I’m not going soft on Kinsella – his lawsuit against me is absurd, and if taken at face value, he means to bankrupt me. He’s a bully, and a fountain of foul-mouthed defamation in his own right. But there comes a point when someone – even someone who swears he’ll destroy you – is so self-destructive, and so blind to that self-destruction, that you feel a pang of sorrow for them.
I was never close friends with Kinsella; I invited him to write in the Western Standard magazine once (of course, it was because he was disparaging Paul Martin), and I once caught his tone-deaf band playing in a fetid basement in Toronto. And we once spoke on a panel together at a conference; that was about it. But I felt a sort of collegiality with him because we were both engaged in the political life of the country, albeit from opposite points of view. There is a camaraderie that happens in such circles; to my surprise and delight, I have made several genuine and even deep friendships with Liberals I met on debate panels. I suppose it starts from a sense that you both love the democratic system, and for talking heads like Kinsella and me, that you enjoy some of the more theatrical aspects of campaigning. I think there’s a sense of humour necessary to being a pundit, even a serious one. And so, until he went haywire a year ago, I felt a small sense of fraternity with him.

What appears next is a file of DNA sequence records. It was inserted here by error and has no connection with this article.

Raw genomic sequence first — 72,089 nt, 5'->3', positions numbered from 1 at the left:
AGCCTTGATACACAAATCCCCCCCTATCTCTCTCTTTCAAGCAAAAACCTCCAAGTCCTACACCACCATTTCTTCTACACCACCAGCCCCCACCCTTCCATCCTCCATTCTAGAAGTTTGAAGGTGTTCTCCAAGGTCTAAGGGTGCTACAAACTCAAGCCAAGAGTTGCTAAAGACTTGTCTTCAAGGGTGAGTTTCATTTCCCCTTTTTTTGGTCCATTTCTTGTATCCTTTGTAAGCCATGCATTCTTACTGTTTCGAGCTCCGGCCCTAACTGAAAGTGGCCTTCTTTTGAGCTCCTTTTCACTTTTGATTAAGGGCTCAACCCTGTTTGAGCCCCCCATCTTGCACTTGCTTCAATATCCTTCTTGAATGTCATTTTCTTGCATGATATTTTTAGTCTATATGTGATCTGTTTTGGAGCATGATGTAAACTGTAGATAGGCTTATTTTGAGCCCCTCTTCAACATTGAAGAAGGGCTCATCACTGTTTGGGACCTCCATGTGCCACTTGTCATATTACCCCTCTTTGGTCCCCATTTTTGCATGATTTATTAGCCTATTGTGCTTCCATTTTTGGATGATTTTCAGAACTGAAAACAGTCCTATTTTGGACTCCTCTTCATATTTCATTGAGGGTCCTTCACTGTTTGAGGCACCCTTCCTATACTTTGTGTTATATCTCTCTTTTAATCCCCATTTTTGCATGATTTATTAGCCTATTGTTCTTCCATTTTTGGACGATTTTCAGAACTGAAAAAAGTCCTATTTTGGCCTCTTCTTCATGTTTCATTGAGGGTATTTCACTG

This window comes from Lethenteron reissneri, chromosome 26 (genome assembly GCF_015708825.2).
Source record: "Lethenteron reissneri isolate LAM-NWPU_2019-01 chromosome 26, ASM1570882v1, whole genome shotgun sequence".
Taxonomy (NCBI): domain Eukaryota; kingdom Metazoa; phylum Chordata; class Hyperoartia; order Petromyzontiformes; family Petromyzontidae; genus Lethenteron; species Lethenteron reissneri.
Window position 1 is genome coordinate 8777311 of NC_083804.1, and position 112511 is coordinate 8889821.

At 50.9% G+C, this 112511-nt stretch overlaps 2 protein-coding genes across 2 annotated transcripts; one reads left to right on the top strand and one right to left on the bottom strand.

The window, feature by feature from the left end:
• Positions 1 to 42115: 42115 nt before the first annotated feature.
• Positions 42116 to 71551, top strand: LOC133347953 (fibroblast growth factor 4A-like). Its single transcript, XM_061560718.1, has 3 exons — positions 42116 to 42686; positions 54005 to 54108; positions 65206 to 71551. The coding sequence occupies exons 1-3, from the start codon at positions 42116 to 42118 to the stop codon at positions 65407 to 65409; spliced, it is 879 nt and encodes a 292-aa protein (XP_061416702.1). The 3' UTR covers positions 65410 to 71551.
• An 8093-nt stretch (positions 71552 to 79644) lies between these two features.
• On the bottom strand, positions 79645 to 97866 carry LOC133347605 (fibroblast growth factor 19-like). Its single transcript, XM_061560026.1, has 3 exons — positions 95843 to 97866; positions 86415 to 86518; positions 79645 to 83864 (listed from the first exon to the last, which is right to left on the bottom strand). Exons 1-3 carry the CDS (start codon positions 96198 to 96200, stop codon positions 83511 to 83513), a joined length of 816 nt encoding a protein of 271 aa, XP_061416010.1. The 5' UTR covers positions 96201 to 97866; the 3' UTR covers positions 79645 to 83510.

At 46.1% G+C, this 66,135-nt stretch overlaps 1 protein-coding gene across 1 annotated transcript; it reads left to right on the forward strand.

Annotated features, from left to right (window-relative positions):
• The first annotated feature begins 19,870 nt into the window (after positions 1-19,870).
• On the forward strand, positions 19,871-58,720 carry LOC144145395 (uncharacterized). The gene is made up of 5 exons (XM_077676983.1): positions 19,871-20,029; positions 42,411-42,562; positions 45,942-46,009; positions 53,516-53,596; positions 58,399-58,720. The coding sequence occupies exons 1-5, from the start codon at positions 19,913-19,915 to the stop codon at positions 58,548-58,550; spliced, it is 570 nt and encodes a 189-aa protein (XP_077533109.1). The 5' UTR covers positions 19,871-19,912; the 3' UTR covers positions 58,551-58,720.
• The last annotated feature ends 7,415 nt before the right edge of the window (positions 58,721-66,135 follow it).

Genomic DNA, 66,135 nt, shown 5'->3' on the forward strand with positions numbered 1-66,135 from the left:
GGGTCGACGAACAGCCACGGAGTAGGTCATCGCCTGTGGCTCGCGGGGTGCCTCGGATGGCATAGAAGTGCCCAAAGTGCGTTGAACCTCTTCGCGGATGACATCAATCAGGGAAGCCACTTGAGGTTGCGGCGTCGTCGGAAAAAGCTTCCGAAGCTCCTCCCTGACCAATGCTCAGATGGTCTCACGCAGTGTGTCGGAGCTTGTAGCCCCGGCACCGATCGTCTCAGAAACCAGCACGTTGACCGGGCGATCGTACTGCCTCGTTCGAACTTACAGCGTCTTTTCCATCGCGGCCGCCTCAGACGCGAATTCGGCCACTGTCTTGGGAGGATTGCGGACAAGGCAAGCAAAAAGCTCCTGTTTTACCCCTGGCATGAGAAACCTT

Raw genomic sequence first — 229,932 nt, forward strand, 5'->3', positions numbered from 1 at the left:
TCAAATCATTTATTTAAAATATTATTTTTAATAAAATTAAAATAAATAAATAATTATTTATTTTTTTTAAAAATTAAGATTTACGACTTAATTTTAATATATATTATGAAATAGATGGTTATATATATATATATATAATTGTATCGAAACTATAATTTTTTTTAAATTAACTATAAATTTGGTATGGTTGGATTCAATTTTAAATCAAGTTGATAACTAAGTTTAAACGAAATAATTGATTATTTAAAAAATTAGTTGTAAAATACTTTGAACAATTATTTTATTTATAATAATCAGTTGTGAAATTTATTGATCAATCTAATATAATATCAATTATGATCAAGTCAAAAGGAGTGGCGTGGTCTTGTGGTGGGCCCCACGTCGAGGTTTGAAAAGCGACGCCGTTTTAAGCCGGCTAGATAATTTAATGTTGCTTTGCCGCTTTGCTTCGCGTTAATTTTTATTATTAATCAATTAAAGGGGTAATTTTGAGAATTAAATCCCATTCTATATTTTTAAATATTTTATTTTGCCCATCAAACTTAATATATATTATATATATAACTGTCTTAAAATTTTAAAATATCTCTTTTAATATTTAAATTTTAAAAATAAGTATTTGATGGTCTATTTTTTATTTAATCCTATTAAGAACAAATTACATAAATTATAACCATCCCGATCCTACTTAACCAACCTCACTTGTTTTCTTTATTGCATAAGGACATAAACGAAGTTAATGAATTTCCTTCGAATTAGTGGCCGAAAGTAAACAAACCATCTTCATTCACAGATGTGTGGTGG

There was even a brief moment – oh, say about a half hour – when I thought Kinsella and I might work together on a project. It was several years ago – 2004 if I remember – and we were both on the board of the Canada-Israel Committee. The subject of political intimidation came up – nicknamed “chill/vil”, for libel chill and public vilification. It was how radical Muslim groups like the Canadian Islamic Congress were trying to silence critics through things like defamation threats (and human rights complaints!)
Kinsella and I were both at that meeting, and I suggested a bi-partisan “rapid response” team of lawyers and spin-doctors to fight back against radical Islamic chill/vil. I remember mentioning Kinsella by name, and the feeling of slight naughtiness at the thought of us working on a political campaign together. Alas, nothing came of it – until, shockingly, Kinsella actually helped out the chill/vil side of the equation by meeting with the Canadian Islamic Congress.